As you can see in this detail image…I decided to concentrate on the color yellow.  I stayed within a certain area and collected all the yellow objects on this driftwood mound.  It was tricky work because the footing was not good.  Several times I sank to my hip as my leg would go through the loosely tangled branches, dirt, and logs.

I call this piece “Yellow Concentrate”.  It consists of mostly plastic, quart-sized oil containers along with a few larger laundry detergent jugs.  There are a few odd items as well.  I found three rubber ducks on today’s adventure and used two of them here.  I used a bowl-like depression in the driftwood as my setting to assemble and sort through the junk.  I was glad to have the wooden platform in the foreground because it was also easy on the feet.

Landscape view with "Yellow Concentrate" facing railroad bridge, April 2015

 This site gave me potential for a few good views.  Here is “Yellow Concentrate” with the railroad bridge in the background.

"Yellow Concentrate" with the City of Louisville across the river. April 2015

Now here’s the same piece with the skyline of the City of Louisville on the southern shore.  All that massed yellow really pops you in the eye.  Individually, all these yellow plastic containers barely registered scattered across the debris field, but it’s a different story when you bring them together.  Feeling pretty good about yellow…I decided to next try a different color.

"Blue Extract", Falls of the Ohio, April 2015

As I was collecting all the yellow containers…I was also sorting out the blue ones and throwing them in the driftwood bowl.  On a nearby fallen, diagonally leaning tree trunk…I arranged my collection.  The big blue Easter egg is near the center.  As I worked on “Blue Extract”, the hole I was standing in kept getting wider and deeper.

"Blue Extract", Falls of the Ohio, April 2015

Most of these containers are plastic oil and liquid detergent bottles, but I mixed a few aerosol cans in as well.  In this line are seven plastic and rubber balls.  One last project before calling it a day.  I stayed in the same area and pulled aside all the lost flip-flops I encountered.  I laid them all out on the white surface of a metal refrigerator that had floated in here with the last flood.  It looked like the Shoe Shaman had been this way too.

lost flip-flops on the side of a refridgerator, April 2015

Sandal Arc, found objects from the Falls of the Ohio, April 2015

The stark whiteness of the fallen refrigerator reminded me of the white pedestals that you would find in an official gallery.  I organized the lost foot wear from smallest to largest, left to right.  I soon left for home with a hefty collecting bag full of “river treasure” and a camera loaded with images.  Every thing else was left in place.  I will come back when the river level drops a little bit more and the fudge-like mud has had the chance to harden in the sun.  There is still so much more to explore in the park and can see myself keeping busy for the rest of the year.  Here’s one last look over the shoulder at today’s location at the Falls of the Ohio.  I realized after the fact, that the found milk crate I used to move materials around was so bright red that it holds its place among the yellow and blue.  Until next time!

Site of this day's activity, Falls of the Ohio, April 2015

Read Full Post »

Plastic Pegasus/Unicorn toy, Falls of the Ohio, 2015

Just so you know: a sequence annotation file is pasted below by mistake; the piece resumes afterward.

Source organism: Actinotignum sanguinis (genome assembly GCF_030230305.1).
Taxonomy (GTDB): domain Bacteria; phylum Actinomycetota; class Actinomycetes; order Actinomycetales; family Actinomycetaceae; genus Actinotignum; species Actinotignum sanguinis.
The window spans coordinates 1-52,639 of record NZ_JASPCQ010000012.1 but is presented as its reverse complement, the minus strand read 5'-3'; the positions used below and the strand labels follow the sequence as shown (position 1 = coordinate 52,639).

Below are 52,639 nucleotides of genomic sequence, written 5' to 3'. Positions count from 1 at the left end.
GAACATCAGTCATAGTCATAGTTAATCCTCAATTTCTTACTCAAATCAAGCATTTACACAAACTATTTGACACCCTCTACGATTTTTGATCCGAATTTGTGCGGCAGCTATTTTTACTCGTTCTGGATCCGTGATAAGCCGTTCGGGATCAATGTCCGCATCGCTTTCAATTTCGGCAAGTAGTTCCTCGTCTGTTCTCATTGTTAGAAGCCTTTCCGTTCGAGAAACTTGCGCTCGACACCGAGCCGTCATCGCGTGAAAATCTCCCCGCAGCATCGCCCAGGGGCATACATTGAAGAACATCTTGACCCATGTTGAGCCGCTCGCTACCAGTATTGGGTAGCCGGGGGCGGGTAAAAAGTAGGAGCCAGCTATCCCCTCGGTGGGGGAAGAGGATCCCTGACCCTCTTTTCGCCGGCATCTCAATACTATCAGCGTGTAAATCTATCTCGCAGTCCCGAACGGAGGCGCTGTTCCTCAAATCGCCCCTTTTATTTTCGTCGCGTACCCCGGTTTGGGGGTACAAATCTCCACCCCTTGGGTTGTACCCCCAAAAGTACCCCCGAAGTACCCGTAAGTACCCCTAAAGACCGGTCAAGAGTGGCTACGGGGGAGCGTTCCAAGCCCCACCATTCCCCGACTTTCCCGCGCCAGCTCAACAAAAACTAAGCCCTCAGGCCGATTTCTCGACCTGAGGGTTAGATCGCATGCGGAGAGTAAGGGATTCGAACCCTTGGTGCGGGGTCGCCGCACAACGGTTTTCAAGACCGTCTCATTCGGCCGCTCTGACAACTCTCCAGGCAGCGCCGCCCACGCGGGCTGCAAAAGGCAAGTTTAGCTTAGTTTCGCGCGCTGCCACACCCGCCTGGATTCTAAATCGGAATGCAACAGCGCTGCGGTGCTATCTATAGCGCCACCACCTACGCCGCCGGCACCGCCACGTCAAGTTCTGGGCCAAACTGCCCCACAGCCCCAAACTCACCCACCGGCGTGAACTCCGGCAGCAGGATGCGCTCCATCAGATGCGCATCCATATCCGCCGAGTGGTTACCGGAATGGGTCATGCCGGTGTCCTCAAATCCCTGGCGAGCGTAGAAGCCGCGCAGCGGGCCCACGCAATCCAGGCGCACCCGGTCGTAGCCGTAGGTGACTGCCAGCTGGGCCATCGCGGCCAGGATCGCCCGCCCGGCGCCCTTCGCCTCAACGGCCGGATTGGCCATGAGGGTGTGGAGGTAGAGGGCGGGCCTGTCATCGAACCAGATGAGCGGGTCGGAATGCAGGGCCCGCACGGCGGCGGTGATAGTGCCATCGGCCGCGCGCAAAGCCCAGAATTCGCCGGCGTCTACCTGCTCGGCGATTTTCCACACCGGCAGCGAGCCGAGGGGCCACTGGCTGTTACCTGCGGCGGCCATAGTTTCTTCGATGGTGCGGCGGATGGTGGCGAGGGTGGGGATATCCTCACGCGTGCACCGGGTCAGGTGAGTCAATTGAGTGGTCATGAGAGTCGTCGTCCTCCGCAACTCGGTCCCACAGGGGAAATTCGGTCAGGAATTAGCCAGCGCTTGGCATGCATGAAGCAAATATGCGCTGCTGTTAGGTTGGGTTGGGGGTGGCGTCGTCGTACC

It’s the last week of April, which means the first Saturday in May is a few days away.  In Louisville, that signals the world’s most famous horse race, the Kentucky Derby, will be run. This edition is the 141st Kentucky Derby, which culminates in two weeks worth of Derby Festival parties and celebrations.  Over the years, I have had occasion to find, photograph, and sometimes keep the horse related toys that I come across in the aftermath of flooding at the Falls of the Ohio.  Following is a small album of river rejects.  I start with this image and though it is not a Pegasus (The Pegasus Parade is the oldest Derby Festival event) it is somewhat horse-like.  It appears to be a flying unicorn and has a mane and tail you could probably comb at one time.

Blue plastic fragment of a horse riding toy, Falls of the Ohio

I found this fragment in the western section of the park partially buried in the sand.  At one time this was a riding toy that had a wooden handle going through the head and was kid powered.

Pink Plastic  Horse with flowing tail and mane, Falls of the Ohio

I found this pink beauty tangled in the driftwood.  These ponies that have hair that can be brushed must be popular…

Pale Pink horse toy with brushable hair, Falls of the Ohio

…or not,…because here’s another one pulled out of the debris field!  I believe this unfortunate pony also had cockle burrs tangled up in its mane.

Small yellow plastic horse with chewed off leg, Falls of the Ohio

This small yellow plastic horse was probably put out to “pasture” because it can’t run anymore.  It looks like either some one or some thing chewed off its right hind leg.

Small, white plastic horse, Falls of the Ohio

This tiny horse was found upside down.  It’s missing the green plastic base it once stood on.  Fine droplets of rain begin to wet the sand on the day I came across this find.  My friend, Bernie from Vermont, gave me the idea for this post.  He needed a horse image for a story he had written and asked if I had any in my river archive.  This was one of the ones I sent him.  I have one last horse to show and it is a piece I photographed in place last weekend.  I hope everyone out there has a great Kentucky Derby and may your horse win, place, or show…from the Falls of the Ohio.

Brown plastic horse, Falls of the Ohio, April 2015

Read Full Post »

Mid April High Water, Falls of the Ohio, April 2015

It’s mid April and the television meteorologists have said it all.  If the Kentuckiana area receives one more drop of rain…we will set an all time local record for precipitation during any April since records have been kept.  With half a month to go and more rain in the forecast for this week…that record is a goner.  As I write this…the river is still rising.  I mentally contrast this to what is happening in California with their severe drought.  I wonder if there are any billionaires out there that would like to invest in a pipeline that would send all this extra water to where it’s needed most?  After all, isn’t water a much more precious commodity than crude oil?  We don’t send exploratory satellites and space craft into the vast distances of the universe looking for petroleum.  It’s water we seek because in a fundamental way we realize that water is the key to life.